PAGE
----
Storm Forecast

Storm Forecast
Valid: Mon 23 May 2022 06:00 to Tue 24 May 2022 06:00 UTC
Issued: Sun 22 May 2022 22:26

A level 2 was issued across the Western Alps, parts of the Central Alps and the northern Alpine forelands, East France, and South Germany mainly for large hail and severe wind gusts, and to a lesser extent for very heavy rainfall.

A level 1 was issued across areas surrounding the level 2 for a lower risk of hail and severe winds, and, in particular across Germany and the Benelux areas included, a low risk of tornadoes and heavy rainfall.

A level 1 was issued for the western Balkans mainly for large hail and severe wind gusts.

A level 1 was issued for eastern Turkey, northern Iraq, extreme western Iran, and Armenia for severe wind gusts and large hail.


Upstream of a north-south oriented ridge initially with an axis over Germany, the Alps, and Italy is followed by a subtle shortwave that moves northeastward from Southwest France while losing importance. It is followed by a larger shortwave trough approaching from the west. Low-level lapse rates in an elevated mixed layer that was across South France on Sunday will weaken a bit as a result of cold air advection around 1-2 km altitude. This, in combination with heating also effectively removes CIN so that convective development should become widespread during the day.

Downstream of the ridge, across the Western Balkans, lapse rates are steep and moisture abundant enough to allow convergence across the Dinaric Alps to trigger storms.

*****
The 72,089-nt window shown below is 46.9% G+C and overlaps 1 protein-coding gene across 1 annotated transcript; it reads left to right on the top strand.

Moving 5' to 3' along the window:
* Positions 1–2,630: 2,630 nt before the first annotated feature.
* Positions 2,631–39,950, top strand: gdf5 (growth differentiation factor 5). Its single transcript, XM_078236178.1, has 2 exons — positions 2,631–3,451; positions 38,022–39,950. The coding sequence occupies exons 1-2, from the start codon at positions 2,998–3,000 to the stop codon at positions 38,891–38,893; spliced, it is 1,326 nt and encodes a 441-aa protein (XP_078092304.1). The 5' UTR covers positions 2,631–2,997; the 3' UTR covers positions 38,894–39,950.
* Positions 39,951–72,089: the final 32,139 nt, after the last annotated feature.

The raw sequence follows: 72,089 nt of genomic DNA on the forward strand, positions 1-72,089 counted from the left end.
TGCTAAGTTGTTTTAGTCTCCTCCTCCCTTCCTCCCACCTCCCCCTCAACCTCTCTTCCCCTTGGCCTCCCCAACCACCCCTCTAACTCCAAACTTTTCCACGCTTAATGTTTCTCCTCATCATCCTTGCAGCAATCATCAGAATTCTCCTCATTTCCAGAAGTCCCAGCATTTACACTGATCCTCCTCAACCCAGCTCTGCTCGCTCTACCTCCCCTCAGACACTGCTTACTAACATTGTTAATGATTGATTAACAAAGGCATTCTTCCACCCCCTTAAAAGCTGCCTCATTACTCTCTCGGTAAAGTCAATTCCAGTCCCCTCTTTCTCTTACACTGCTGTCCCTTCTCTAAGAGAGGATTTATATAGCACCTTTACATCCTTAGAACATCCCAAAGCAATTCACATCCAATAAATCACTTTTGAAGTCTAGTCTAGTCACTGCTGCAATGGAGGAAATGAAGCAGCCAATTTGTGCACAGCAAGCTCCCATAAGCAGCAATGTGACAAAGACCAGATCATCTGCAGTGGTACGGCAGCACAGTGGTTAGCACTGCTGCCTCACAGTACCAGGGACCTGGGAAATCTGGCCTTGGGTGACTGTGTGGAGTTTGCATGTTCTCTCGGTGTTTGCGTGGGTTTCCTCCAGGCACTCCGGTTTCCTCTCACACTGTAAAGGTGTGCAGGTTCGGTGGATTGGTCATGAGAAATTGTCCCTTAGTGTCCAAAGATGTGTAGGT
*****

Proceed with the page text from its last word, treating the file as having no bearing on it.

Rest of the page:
Further downstream across Southeast Anatolia a mid-/upper-level low moves northeastward, lifting unstable air from the desert across the highlands, which sets the scene for high-based storms.


The Alps, East France, Southern Germany...

While some convective activity is probably ongoing in the morning, surface-based storms are expected to form during the early afternoon. About 1000-2000 J/kg MLCAPE should be typical across Switzerland and Southern Germany. In combination with about 20 m/s of 0-6 km bulk shear, some storms will likely become supercells and have a risk of large hail and severe wind gusts. Possibly, some very large hail may occur, most likely across the Alpine forelands.

Given the weak capping, the storms will likely gradually cluster as one or more organized convective systems during the late afternoon and evening. North of the Alps the activity will move eastward, and gradually weaken during the evening as the instability will diminish when the steep lapse rates are depleted.

Central Germany, East Benelux, Northeast France...

The lapse rates are considerably weaker further north, but wind shear is still supportive of severe weather with 15-20 m/s of deep-layer shear across the area. As a result, some supercells are possible in this region as well with a risk of some large hail. Given the relatively high shear in the lowest 3 km, severe wind gusts are likely too, in particular with any bowing linear convective segments. An isolated short-lived tornado cannot be ruled out either, despite the lack of much low-level hodograph curvature.

Western Balkans

Diurnally-driven convection will develop across the Dinaric Alps and the mountains of northern Greece. The 15-20 m/s deep-layer shear suggests that the convection may take the form of well-organized multicells and even a few short-lived supercells. An attendant chance of large hail will exist, and a few severe wind gusts and heavy rainfall events are possible as well.

Eastern Turkey, North Iraq, West Iran, Armenia...

Ahead of the mid-/upper-low, a surface cyclone tracks eastward. With a strengthening southerly flow, an air mass with steep lapse rates is advected upslope from the desert.
Across the higher terrain, very modest amounts of low-level moisture are sufficient to create about 500 J/kg of MLCAPE. Given that curved hodographs with 25 m/s of deep-layer shear are forecast, a few high-based supercells may occur with a risk of large hail and severe downburst winds.

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